The Web edition of the IMF Survey is updated several times a week, and contains a wealth of articles about topical policy and economic issues in the news. Access the latest IMF research, read interviews, and listen to podcasts given by top IMF economists on important issues in the global economy. www.imf.org/external/pubs/ft/survey/so/home.aspx

Abstract

The Web edition of the IMF Survey is updated several times a week, and contains a wealth of articles about topical policy and economic issues in the news. Access the latest IMF research, read interviews, and listen to podcasts given by top IMF economists on important issues in the global economy. www.imf.org/external/pubs/ft/survey/so/home.aspx

When launched four decades ago to appeal to a select group of wealthy private individuals, the hedge fund industry went relatively unnoticed by both financial regulatory authorities and the general public. Much has since changed, however. Over $1 trillion in assets are now managed by more than 8,000 hedge funds, which share a fee structure whereby fund managers retain a portion—typically, 20 percent—of profits earned. Many funds today reach ordinary retail investors, with the minimum investment having fallen from an average $1 million to $25,000 and to as low as $2,500 for a few funds.

To increase public understanding of hedge funds, the American Enterprise Institute for Public Policy Research (AEI) is sponsoring a series of conferences. The first one, on the role these funds play in capital markets, was held June 26 and featured a panel of practitioners and academics discussing associated policy issues including prospects for regulating hedge funds and the industry’s future direction. Adam Lerrick (AEI and Carnegie Mellon University) moderated the discussion.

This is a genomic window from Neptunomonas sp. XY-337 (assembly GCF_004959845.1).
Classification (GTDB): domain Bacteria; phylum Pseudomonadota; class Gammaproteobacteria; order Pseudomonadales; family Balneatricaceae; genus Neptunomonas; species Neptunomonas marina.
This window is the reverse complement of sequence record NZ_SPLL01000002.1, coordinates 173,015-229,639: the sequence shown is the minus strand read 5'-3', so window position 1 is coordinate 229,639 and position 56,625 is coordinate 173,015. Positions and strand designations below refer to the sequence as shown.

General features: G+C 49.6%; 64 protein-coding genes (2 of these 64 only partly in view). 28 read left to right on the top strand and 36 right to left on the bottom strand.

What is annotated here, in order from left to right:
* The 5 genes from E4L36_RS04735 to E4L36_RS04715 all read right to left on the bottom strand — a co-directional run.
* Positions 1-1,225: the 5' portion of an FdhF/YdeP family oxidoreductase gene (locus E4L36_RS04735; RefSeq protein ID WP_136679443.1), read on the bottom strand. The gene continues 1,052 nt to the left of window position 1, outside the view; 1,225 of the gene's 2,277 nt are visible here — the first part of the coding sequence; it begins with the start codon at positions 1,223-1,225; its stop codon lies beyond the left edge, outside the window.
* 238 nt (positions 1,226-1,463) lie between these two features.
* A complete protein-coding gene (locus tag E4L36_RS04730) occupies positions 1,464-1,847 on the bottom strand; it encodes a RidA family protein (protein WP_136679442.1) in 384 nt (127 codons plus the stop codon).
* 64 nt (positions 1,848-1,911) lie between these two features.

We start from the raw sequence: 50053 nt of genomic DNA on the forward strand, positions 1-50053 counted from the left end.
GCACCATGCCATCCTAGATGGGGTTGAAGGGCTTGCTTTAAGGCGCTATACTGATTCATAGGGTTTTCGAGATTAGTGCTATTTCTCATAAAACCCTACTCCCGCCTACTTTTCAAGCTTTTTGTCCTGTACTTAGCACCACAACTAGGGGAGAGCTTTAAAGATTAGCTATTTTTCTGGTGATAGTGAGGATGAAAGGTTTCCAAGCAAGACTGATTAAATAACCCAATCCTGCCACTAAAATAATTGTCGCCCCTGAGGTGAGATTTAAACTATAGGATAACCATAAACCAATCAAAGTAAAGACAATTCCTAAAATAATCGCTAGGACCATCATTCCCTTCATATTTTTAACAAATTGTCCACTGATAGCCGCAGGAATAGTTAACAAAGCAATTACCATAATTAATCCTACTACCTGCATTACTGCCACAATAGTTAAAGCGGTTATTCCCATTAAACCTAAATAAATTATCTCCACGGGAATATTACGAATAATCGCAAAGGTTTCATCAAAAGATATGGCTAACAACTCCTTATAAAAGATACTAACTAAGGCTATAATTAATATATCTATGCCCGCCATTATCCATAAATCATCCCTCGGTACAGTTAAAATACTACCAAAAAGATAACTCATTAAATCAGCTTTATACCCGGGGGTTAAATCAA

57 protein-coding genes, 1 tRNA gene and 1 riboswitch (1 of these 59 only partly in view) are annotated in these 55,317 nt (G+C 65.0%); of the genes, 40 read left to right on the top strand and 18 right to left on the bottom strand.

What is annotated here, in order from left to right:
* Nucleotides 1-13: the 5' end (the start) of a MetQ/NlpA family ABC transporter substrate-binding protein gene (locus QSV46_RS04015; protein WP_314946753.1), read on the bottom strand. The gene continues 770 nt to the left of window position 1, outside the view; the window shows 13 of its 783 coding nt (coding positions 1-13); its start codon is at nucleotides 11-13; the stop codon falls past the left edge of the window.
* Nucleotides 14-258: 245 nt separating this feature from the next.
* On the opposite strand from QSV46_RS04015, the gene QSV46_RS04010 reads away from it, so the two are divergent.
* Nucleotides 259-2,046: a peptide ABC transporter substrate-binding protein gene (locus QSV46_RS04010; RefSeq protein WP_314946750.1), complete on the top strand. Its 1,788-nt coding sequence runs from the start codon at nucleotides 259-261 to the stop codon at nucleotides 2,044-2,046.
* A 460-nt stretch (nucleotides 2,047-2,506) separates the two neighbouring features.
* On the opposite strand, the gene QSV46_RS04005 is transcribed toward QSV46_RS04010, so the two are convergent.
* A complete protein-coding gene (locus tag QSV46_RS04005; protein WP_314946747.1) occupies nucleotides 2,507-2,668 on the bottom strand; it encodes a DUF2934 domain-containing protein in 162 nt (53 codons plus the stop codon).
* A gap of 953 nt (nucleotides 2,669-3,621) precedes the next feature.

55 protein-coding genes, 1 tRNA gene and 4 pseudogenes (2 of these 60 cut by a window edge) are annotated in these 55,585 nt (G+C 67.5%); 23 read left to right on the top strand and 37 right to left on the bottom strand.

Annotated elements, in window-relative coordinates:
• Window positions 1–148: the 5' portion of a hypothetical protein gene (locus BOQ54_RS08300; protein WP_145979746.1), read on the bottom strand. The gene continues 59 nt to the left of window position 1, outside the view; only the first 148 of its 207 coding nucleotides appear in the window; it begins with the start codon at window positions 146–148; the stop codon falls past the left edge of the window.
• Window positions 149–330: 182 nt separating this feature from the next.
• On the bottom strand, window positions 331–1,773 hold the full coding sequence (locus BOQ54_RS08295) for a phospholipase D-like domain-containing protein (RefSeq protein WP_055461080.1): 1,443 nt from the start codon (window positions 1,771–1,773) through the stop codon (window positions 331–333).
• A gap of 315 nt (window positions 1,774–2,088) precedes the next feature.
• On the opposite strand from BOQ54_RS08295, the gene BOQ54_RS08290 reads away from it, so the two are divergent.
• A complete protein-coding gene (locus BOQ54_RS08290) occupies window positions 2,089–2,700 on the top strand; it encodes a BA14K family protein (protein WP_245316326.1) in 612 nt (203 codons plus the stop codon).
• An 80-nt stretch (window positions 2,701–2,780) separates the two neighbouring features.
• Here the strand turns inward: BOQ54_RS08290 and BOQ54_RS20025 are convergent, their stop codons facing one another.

Evolution of hedge funds

How did hedge funds come into being? The first hedge fund was set up in 1949 as a way to use (then) innovative investment strategies to seek to minimize risk while enhancing returns. But as John Makin (Caxton Associates) explained, the industry really took off in the 1980s as an alternative to the equity-focused, benchmark-evaluated mutual and pension fund industries. The largest hedge funds emerged around major traders in volatile markets for commodities, currencies, and fixed-income instruments.

But since 2000, the role of many new hedge funds has changed radically, Makin said, with increasing numbers of investors viewing them as “a kind of octane additive” to their pension and mutual fund portfolios. Today’s numerous hedge funds follow a wide range of investment strategies, with some indistinguishable from mutual funds—although hedge funds are less stringently regulated.

Moral hazard problems

As with other investment activities, Makin pointed out, a moral hazard problem exists both across the industry and within hedge funds themselves. He warned that a scenario where a number of hedge funds simultaneously pursue a “shoot-for-the-moon” investment strategy could heighten systemic risk, as occurred with the collapse of major hedge fund Long-Term Capital Management (LTCM) in 1998.

Protecting unsophisticated investors

Arguing that LTCM should have been allowed to fail, Makin said the “only way” to protect unsophisticated investors is to “show them what happens if they don’t do their homework.” He cautioned against central banks and other authorities stepping in to accommodate liquidity needs in these situations because it could encourage some funds to again follow overly aggressive investment strategies.

In contrast, Chester Spatt (U.S. Securities and Exchange Commission) warned that regulation is needed for “issues involving the stability of the market” and to protect less sophisticated investors, particularly since the recent “retailization” of these funds means that newer investors often do not fully understand the risks involved. Some policymakers are also concerned, he added, because investment advisers may have incentives to substantially add to the risk their hedge funds bear if those risks are not fully understood or detected in the marketplace. Systemic risk—the possibility of correlated defaults across the economy—is another reason why hedge funds have been receiving increased attention from policymakers, Spatt said, also drawing on the example of LTCM’s collapse.

Tanya Beder (Citigroup Alternative Investments) agreed that there are critical questions about how best to regulate such an industry, especially since she expects it to undergo some “massive changes” over the next few years to meet new demands. Beder took a more benign view of hedge funds, however, arguing that their activities can actually make for more stable markets, as hedge fund arbitrage trading has been known to help “smooth out” volatility during periods of high market turbulence.

IMF Survey, Volume 34, Issue 15
Author: International Monetary Fund. External Relations Dept.